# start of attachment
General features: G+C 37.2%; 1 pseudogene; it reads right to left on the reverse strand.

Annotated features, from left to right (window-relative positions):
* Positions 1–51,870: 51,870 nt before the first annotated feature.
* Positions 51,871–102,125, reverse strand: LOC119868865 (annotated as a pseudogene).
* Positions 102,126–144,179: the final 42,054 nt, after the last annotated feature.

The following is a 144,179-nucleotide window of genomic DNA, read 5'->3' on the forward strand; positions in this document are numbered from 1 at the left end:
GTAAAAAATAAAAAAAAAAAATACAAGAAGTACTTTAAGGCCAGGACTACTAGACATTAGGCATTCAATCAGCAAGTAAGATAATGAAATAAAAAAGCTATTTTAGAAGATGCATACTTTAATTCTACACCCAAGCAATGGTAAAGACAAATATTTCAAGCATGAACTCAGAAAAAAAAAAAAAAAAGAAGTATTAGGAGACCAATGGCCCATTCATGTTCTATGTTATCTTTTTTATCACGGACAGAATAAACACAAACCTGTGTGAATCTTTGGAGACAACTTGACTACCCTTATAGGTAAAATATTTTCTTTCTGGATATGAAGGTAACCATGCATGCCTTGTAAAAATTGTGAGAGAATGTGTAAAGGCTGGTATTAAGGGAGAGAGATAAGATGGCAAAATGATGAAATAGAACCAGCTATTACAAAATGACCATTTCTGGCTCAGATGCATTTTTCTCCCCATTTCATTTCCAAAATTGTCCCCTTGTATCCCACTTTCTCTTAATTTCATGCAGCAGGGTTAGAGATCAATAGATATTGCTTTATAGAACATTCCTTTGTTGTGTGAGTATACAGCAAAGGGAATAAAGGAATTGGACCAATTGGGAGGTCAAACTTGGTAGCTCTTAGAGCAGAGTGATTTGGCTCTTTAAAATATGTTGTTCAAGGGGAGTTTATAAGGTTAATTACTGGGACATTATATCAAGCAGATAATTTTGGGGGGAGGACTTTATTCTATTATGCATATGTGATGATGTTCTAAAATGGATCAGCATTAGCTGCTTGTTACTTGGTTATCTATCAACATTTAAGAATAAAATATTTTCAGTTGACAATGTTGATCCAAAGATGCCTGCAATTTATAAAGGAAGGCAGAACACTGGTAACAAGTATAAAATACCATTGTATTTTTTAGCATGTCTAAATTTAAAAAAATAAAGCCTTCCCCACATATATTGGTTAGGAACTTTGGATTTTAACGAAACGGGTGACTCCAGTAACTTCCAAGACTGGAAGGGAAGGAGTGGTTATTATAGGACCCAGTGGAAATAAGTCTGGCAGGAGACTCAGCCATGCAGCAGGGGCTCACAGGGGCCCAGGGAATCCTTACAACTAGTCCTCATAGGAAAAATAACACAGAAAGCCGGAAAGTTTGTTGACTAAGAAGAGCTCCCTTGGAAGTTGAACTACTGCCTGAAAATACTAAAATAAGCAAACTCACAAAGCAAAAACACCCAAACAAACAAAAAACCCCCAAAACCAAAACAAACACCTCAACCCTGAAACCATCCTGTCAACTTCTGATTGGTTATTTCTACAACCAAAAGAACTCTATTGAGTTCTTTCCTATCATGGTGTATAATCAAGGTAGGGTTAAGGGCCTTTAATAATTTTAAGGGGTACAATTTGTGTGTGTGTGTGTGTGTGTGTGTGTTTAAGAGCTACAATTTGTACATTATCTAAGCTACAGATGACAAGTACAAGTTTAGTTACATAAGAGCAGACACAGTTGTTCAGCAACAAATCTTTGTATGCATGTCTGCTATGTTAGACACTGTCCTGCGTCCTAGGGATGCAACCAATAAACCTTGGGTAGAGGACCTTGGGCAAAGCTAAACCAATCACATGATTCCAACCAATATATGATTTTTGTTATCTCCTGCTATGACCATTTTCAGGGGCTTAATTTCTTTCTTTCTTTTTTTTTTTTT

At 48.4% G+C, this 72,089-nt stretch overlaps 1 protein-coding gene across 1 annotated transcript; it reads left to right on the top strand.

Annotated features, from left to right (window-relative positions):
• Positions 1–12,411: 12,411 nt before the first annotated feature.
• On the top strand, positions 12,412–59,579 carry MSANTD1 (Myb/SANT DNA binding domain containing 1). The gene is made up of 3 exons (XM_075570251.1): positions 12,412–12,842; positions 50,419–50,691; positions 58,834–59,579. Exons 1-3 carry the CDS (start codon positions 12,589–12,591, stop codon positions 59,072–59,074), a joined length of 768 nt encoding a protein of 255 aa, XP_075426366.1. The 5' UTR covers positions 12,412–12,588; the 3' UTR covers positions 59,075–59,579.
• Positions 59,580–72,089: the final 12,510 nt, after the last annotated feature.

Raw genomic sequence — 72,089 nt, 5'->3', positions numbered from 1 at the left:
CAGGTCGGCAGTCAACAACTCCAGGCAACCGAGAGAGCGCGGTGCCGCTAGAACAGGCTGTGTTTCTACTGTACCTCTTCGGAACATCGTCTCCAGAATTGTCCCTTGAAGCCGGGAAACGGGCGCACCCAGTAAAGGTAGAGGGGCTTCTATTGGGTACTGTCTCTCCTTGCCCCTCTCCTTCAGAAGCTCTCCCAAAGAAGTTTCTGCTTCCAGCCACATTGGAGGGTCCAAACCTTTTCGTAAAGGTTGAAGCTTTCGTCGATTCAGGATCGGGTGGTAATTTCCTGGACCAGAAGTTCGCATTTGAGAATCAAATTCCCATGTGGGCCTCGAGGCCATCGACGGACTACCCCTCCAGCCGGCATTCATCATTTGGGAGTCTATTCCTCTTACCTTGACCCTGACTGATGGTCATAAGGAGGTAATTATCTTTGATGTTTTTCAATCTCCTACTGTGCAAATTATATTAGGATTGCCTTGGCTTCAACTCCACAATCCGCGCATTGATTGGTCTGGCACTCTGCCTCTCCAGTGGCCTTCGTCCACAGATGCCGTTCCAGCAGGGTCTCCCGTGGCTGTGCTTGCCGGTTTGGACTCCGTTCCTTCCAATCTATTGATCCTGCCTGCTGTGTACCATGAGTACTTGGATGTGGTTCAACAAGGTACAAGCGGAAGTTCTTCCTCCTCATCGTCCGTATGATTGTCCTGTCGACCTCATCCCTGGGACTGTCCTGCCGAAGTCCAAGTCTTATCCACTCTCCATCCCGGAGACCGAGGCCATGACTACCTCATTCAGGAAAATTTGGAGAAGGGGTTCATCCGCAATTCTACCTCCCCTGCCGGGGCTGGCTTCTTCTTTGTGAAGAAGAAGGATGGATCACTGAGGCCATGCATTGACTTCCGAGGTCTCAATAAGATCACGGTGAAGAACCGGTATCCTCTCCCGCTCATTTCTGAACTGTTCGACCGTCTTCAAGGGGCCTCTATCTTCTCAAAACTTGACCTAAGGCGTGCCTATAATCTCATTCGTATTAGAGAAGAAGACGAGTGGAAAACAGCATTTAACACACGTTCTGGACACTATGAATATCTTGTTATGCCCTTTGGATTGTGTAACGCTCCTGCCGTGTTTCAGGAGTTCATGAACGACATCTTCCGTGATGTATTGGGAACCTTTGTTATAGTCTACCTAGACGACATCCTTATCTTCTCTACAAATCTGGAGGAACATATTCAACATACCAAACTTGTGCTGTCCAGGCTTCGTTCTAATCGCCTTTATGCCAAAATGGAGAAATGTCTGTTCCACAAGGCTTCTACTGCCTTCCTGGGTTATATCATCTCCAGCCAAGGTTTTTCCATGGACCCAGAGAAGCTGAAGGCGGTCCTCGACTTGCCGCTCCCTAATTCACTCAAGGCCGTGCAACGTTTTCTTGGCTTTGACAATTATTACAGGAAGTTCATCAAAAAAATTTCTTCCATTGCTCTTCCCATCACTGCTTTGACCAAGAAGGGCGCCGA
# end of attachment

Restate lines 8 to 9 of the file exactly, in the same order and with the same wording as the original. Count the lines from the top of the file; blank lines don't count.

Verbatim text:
At 48.4% G+C, this 72,089-nt stretch overlaps 1 protein-coding gene across 1 annotated transcript; it reads left to right on the top strand.

Annotated features, from left to right (window-relative positions):